Spain's state prosecutor orders probe into 700+ Catalan mayors for cooperating with referendum
Spain's state prosecutor has ordered a criminal investigation of 712 Catalan mayors for cooperating with an independence referendum planned for next month, which is not recognized by the country's central government.
The prosecutor's office has ordered the investigations, as well as the arrest of any mayors who do not comply, AP reported.
“When one citizen has a problem with justice, that’s just one citizen with a problem. But when 712 mayors have a problem with justice, it’s justice that has a problem. In this case, it’s Spanish justice,” Miquel Buch, a mayor and head of Catalan Municipalities Association, said.
“This is a great surprise,” Neus Looveras of the Association of Municipalities for Independence, noted. “This has never happened before. More than 700 mayors are united. Our unanimous position is to act together. Our priority is to work to guarantee the referendum,” she added.
“This is about freedom, this is about democracy, this is about our right to decide,” Jordi Sole, the mayor of Caldes de Montbui, told RT.
“I firmly believe in democracy, that’s why I want to defend democratic rights of our people, and if I have to explain this to the provincial prosecutor, I won’t have any problem doing it. In the end, everyone will realize that what we need is common sense, what we need is stability, what we need is to try to calm things down by respecting the free will of the people,” he said.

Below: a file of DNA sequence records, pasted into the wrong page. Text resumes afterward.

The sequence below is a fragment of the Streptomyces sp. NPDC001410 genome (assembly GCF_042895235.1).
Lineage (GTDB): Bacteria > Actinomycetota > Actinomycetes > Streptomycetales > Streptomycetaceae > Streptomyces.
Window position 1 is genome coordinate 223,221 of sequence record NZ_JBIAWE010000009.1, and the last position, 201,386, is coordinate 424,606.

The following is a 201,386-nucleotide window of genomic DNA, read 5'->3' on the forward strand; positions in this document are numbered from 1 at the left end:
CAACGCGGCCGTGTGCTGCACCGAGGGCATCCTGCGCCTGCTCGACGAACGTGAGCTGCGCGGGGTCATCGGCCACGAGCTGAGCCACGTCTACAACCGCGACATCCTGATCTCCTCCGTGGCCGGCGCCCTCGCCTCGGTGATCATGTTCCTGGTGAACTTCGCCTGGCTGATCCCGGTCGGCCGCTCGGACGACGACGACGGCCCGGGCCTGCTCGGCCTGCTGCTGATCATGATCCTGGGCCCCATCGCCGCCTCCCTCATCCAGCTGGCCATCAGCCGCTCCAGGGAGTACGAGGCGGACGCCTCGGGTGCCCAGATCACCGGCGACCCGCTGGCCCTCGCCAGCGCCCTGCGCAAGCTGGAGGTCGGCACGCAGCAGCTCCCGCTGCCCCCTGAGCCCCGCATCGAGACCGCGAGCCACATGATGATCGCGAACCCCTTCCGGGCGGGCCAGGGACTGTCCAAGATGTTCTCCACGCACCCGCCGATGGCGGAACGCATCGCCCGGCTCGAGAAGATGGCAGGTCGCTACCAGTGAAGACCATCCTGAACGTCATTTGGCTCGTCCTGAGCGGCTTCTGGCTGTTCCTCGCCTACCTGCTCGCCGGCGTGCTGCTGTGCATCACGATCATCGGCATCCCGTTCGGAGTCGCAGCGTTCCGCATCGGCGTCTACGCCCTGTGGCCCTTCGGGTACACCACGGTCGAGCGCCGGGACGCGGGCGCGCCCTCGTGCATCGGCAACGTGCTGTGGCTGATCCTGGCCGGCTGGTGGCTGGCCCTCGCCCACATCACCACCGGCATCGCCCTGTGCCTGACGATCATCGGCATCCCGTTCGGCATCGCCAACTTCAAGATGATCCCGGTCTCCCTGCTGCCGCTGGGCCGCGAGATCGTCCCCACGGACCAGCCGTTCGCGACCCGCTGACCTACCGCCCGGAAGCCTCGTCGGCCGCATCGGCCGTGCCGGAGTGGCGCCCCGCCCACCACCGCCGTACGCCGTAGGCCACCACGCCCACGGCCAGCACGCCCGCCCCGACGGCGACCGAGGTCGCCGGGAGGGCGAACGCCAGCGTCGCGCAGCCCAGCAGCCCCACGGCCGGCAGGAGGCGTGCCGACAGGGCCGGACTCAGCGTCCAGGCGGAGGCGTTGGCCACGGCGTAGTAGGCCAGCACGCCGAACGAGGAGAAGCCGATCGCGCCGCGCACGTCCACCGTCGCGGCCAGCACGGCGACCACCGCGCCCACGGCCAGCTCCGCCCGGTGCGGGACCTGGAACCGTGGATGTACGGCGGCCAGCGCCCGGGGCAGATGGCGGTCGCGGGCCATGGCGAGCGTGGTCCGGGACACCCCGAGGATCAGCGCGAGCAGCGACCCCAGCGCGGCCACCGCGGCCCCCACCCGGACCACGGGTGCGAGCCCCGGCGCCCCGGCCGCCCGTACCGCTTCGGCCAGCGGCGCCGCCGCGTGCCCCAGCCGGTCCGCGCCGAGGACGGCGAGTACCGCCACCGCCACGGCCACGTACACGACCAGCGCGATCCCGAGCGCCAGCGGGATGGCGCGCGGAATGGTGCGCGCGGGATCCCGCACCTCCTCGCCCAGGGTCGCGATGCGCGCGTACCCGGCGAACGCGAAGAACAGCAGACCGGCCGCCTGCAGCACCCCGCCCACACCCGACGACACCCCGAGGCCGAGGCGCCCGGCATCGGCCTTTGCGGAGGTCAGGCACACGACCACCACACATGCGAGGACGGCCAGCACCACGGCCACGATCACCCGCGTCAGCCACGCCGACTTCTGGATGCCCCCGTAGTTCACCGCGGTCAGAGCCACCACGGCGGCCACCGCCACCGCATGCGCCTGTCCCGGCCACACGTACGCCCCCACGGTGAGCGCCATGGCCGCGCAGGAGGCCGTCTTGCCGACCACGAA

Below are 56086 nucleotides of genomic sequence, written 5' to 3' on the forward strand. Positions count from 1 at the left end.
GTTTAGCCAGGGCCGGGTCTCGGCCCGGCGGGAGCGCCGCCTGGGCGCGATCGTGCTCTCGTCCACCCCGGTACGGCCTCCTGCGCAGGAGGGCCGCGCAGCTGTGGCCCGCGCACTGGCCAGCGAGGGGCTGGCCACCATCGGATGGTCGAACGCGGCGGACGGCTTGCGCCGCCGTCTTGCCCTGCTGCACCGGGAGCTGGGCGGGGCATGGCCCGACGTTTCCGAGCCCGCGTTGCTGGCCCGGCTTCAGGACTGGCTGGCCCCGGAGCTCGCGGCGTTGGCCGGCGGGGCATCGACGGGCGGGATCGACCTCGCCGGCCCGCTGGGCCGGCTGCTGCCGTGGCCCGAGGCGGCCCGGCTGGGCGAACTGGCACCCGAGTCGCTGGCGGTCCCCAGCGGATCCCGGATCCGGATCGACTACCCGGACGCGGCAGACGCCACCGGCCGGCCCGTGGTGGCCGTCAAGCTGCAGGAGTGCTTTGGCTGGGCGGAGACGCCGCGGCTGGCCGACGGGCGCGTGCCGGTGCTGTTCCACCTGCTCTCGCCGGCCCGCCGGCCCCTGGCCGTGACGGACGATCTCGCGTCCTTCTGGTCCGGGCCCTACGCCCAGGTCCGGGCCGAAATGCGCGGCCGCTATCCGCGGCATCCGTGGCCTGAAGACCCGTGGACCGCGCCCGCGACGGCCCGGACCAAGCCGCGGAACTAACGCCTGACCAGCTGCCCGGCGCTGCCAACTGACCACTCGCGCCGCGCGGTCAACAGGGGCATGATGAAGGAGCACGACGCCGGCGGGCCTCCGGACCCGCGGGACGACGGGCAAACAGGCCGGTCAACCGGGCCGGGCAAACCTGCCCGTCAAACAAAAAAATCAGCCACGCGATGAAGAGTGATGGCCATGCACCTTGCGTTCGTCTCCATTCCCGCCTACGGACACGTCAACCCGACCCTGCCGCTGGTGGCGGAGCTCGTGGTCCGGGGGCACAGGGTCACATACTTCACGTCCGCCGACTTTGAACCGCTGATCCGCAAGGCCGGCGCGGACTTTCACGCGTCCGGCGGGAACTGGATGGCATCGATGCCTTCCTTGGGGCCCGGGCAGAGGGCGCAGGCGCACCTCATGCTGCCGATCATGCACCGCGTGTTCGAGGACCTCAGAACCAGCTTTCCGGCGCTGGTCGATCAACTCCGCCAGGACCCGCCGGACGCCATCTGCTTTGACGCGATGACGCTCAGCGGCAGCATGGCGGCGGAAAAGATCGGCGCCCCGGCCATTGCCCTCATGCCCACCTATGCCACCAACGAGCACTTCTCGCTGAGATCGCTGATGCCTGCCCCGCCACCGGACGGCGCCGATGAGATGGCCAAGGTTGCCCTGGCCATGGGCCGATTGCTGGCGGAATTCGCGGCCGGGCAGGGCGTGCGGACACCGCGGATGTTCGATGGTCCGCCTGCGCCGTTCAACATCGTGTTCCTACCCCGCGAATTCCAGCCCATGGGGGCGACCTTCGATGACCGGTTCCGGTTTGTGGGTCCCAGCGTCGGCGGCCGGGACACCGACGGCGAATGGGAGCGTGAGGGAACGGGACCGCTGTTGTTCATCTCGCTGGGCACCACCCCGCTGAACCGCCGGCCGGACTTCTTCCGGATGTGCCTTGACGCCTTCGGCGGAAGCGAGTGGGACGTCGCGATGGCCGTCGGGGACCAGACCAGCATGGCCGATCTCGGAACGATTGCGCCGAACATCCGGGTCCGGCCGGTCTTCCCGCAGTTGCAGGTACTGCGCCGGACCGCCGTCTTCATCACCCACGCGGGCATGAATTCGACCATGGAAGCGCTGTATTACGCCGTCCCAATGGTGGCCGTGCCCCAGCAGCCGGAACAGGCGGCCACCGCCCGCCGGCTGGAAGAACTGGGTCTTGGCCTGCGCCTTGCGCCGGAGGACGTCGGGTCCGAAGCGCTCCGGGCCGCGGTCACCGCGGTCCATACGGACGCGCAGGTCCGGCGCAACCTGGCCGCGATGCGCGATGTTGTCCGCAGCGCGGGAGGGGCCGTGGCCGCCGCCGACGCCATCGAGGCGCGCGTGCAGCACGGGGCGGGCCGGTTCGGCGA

Police were ordered on Tuesday to seize ballot boxes, along with election flyers or any item that could be used in the banned referendum, AFP reported.
They were also told to take action against authorities, civil servants or individuals "to avoid offenses being committed," prosecutors said in a Tuesday statement.
It comes just two days after as many as a million people gathered in Barcelona in support of the October 1 independence referendum, which has been deemed illegal by Madrid.
The referendum has also been denounced by the Spanish judiciary, which says it is a violation of Spain's constitution.
Despite pressure from Madrid, the head of Catalonia's regional government, Carles Puigdemont, told journalists on Monday that "It is not an option that the referendum won't go ahead. It is 20 days away and we've already overcome many hurdles."
Many supporting the referendum argue that full sovereignty for Catalonia will benefit the region, especially amid the high unemployment rate and austerity measures that followed Spain's economic crisis, Jonathan Shafi, chairman of Radical Independence Campaign (RIC), told RT earlier this week.
“The root cause is the economic crisis of 2008. It is the austerity measures we have seen take place. What is happening is that people are looking to have more control over their lives; they are looking for much more in terms of a say in how their lives are run," he said.
Catalonia has long sought independence from the rest of Spain. A previous referendum in 2014, also deemed illegal by Madrid, saw 80 percent of voters casting their ballots for a split.